“Listen,” I said, “Mister –” I paused. I still had no idea what his name was.
“Yes?” he said.
“Mister, uh –”
“Go on, you’re almost there –”
“Mister, um, Zim. Zam. Za?”
“Damn your eyes.”
“Zama?” I said.
“Damn you and all you stand for!” he said.
“Zamara?” I said.
“Ha ha!” said Lucius Pierrepont III. “Ho ho.”
“Oh, Christ,” said the little man in the beret.
“Um,” I replied.
“Ha ha!” said Lucius Pierrepont St. Cloud III. “Ha ha, I say!”
“You,” said the little beret guy to me. At some point he had lowered the finger he had been pointing at me, but now he pointed it at me again, holding it so close to my face that I could see all too clearly the strip of black grime under the edge of its fingernail. “You arrogant young punk.”
“Um,” I said, doubling down on my articulateness.
“You really don’t remember my name, do you?” he said. He lowered his pointing hand, at least partway, but he kept the index finger extended, just in case I suppose.
“Zabadabumski?” I said.
“Wow,” he said.
“Ha ha!” said Lucius, I’m just going to write his first name from now on, because it’s too much work to write his whole name out each time. “Ha ha,” he said, rather than laughed. “He don’t remember your name, Martin!”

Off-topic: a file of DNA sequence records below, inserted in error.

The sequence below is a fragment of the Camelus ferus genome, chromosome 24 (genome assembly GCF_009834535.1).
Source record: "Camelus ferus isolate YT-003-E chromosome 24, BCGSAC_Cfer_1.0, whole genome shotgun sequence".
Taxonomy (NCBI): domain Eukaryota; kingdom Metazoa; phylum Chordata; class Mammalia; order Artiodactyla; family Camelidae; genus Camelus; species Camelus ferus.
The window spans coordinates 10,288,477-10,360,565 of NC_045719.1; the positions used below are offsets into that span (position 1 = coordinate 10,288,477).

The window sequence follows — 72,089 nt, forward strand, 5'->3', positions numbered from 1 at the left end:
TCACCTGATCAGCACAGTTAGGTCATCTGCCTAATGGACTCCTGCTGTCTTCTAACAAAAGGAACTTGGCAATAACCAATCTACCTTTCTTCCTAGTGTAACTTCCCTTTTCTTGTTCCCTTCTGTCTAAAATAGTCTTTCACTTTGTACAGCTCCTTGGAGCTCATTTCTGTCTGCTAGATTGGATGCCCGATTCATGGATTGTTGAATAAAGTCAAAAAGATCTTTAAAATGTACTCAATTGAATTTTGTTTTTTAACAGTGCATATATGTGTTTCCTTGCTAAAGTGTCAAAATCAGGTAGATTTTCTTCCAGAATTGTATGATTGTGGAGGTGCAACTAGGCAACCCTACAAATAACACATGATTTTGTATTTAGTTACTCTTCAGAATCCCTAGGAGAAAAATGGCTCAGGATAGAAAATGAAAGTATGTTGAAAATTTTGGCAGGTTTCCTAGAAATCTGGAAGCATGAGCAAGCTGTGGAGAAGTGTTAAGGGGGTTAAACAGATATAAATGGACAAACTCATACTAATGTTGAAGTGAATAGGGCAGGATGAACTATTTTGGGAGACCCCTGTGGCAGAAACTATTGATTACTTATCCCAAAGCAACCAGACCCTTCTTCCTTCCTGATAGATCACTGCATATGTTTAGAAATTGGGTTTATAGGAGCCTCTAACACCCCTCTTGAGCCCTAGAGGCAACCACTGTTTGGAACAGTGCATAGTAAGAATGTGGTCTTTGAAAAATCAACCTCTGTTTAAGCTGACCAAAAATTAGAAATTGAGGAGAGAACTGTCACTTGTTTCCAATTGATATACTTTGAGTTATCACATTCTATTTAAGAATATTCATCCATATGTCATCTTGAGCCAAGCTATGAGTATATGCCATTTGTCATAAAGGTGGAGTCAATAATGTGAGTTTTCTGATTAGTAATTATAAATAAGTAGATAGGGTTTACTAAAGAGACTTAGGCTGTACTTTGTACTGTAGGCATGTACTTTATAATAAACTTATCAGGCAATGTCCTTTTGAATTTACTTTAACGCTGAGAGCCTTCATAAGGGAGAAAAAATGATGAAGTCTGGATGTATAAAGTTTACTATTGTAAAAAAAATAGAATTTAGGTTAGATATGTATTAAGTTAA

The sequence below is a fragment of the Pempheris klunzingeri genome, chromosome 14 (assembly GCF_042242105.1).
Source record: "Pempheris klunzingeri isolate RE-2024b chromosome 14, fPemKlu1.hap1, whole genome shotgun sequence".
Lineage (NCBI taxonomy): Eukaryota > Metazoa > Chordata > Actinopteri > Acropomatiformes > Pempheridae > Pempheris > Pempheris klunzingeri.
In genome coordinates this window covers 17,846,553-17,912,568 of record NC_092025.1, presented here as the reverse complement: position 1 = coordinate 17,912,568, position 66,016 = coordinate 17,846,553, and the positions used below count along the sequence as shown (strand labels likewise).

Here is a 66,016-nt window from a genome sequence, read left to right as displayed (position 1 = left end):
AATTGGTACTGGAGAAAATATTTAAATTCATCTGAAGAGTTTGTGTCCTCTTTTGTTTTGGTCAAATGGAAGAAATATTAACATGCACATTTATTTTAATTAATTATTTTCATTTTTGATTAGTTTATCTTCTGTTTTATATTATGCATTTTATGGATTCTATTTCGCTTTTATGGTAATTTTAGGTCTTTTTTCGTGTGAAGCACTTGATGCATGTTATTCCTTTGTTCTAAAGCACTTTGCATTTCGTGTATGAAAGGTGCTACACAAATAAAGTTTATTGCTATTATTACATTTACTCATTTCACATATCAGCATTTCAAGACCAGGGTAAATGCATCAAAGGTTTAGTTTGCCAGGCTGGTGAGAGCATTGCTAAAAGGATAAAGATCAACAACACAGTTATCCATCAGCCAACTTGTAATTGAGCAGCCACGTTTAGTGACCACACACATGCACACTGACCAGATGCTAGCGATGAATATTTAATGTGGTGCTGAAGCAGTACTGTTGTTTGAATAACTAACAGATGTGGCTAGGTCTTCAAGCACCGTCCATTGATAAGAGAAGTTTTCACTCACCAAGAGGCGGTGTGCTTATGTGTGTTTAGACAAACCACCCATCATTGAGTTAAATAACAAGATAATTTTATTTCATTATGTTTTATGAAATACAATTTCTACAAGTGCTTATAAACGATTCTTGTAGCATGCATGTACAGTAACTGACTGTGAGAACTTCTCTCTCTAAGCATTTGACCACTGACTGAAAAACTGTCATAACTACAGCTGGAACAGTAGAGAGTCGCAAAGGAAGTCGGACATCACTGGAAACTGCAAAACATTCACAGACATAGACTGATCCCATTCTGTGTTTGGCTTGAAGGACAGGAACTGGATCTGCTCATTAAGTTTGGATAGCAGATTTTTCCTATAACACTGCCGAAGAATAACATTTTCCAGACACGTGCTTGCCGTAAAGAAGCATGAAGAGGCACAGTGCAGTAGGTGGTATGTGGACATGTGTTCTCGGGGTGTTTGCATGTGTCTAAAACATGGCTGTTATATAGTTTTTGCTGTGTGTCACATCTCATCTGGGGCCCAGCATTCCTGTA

“Asshole,” said this man, to me, I knew his first name was Martin now, probably. He pointed his finger at me again. “How many fucking times did I tell you my name earlier tonight?”
“A lot,” I said.
“A lot,” he said. “And on top of that, a name which was the toast of the literary circles of not only New York but of Paris and London too, at one time!”
“Like forty years ago maybe,” said Lucius.
“Just, wow,” said this Martin guy. He transferred the bottle of Rheingold he was holding in his right hand to his left hand and took a drag on his cigarette, exhaling the smoke slowly up into my face. “Martin de Porres Zaramajevski,” he said. “You think you can remember that now? Martin de Porres Zaramajevski!”
“Fine,” I said.
“Yes. Say my name.”
“Uh, Martin de Something, uh, Zarasomething. Ski.”